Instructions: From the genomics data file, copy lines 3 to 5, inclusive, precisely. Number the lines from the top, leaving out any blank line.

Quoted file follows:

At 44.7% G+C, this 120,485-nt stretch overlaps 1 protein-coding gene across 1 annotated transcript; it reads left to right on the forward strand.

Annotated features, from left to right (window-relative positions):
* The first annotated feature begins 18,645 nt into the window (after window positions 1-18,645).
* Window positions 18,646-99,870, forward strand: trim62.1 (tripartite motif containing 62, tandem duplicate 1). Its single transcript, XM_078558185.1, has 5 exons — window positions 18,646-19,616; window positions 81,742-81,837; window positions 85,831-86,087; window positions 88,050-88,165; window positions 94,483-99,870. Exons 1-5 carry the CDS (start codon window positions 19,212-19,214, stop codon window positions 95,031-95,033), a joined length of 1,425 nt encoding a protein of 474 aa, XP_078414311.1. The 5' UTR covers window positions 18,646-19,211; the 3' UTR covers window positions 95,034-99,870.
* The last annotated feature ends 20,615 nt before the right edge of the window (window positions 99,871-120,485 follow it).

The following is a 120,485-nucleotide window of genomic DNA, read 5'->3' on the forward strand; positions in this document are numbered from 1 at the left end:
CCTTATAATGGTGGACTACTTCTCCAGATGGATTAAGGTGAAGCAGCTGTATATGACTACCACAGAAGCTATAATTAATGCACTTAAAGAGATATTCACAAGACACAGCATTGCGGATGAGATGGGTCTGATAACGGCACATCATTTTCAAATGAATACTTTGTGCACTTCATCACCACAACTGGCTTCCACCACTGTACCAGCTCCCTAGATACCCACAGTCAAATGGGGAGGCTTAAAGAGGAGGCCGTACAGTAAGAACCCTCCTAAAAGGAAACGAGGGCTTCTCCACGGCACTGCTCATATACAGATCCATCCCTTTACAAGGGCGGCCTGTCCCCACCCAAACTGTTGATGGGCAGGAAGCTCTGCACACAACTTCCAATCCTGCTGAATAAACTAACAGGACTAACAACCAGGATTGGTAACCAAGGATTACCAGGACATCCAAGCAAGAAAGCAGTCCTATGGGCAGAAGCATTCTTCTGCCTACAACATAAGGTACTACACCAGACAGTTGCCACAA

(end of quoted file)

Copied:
* The first annotated feature begins 18,645 nt into the window (after window positions 1-18,645).
* Window positions 18,646-99,870, forward strand: trim62.1 (tripartite motif containing 62, tandem duplicate 1). Its single transcript, XM_078558185.1, has 5 exons — window positions 18,646-19,616; window positions 81,742-81,837; window positions 85,831-86,087; window positions 88,050-88,165; window positions 94,483-99,870. Exons 1-5 carry the CDS (start codon window positions 19,212-19,214, stop codon window positions 95,031-95,033), a joined length of 1,425 nt encoding a protein of 474 aa, XP_078414311.1. The 5' UTR covers window positions 18,646-19,211; the 3' UTR covers window positions 95,034-99,870.
* The last annotated feature ends 20,615 nt before the right edge of the window (window positions 99,871-120,485 follow it).